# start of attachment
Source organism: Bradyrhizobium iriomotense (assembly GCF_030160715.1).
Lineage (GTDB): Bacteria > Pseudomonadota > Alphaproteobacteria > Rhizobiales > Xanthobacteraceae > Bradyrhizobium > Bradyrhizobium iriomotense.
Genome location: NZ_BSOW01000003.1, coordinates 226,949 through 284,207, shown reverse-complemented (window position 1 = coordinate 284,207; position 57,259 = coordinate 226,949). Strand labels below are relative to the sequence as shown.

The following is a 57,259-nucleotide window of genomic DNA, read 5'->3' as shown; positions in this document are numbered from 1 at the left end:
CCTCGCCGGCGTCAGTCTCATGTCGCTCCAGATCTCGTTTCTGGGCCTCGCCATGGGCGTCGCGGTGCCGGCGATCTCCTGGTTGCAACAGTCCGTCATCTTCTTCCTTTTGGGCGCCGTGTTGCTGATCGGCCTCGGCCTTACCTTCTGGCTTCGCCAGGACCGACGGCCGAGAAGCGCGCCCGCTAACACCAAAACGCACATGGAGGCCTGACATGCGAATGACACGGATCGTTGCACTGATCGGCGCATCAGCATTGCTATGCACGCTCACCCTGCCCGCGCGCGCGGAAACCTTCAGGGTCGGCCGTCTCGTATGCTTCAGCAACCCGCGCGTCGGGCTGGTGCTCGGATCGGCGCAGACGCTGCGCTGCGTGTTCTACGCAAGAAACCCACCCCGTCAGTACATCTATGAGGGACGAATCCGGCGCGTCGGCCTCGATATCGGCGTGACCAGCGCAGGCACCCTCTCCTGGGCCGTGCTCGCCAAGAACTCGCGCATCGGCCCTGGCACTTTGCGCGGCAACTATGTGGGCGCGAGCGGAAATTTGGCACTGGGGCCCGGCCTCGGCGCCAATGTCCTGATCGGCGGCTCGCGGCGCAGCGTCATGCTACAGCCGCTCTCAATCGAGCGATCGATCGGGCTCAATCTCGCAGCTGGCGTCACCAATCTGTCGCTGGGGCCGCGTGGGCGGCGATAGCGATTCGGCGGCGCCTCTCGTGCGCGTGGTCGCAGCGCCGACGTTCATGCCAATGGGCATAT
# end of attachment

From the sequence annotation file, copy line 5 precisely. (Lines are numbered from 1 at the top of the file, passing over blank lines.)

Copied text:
CCTCGCCGGCGTCAGTCTCATGTCGCTCCAGATCTCGTTTCTGGGCCTCGCCATGGGCGTCGCGGTGCCGGCGATCTCCTGGTTGCAACAGTCCGTCATCTTCTTCCTTTTGGGCGCCGTGTTGCTGATCGGCCTCGGCCTTACCTTCTGGCTTCGCCAGGACCGACGGCCGAGAAGCGCGCCCGCTAACACCAAAACGCACATGGAGGCCTGACATGCGAATGACACGGATCGTTGCACTGATCGGCGCATCAGCATTGCTATGCACGCTCACCCTGCCCGCGCGCGCGGAAACCTTCAGGGTCGGCCGTCTCGTATGCTTCAGCAACCCGCGCGTCGGGCTGGTGCTCGGATCGGCGCAGACGCTGCGCTGCGTGTTCTACGCAAGAAACCCACCCCGTCAGTACATCTATGAGGGACGAATCCGGCGCGTCGGCCTCGATATCGGCGTGACCAGCGCAGGCACCCTCTCCTGGGCCGTGCTCGCCAAGAACTCGCGCATCGGCCCTGGCACTTTGCGCGGCAACTATGTGGGCGCGAGCGGAAATTTGGCACTGGGGCCCGGCCTCGGCGCCAATGTCCTGATCGGCGGCTCGCGGCGCAGCGTCATGCTACAGCCGCTCTCAATCGAGCGATCGATCGGGCTCAATCTCGCAGCTGGCGTCACCAATCTGTCGCTGGGGCCGCGTGGGCGGCGATAGCGATTCGGCGGCGCCTCTCGTGCGCGTGGTCGCAGCGCCGACGTTCATGCCAATGGGCATAT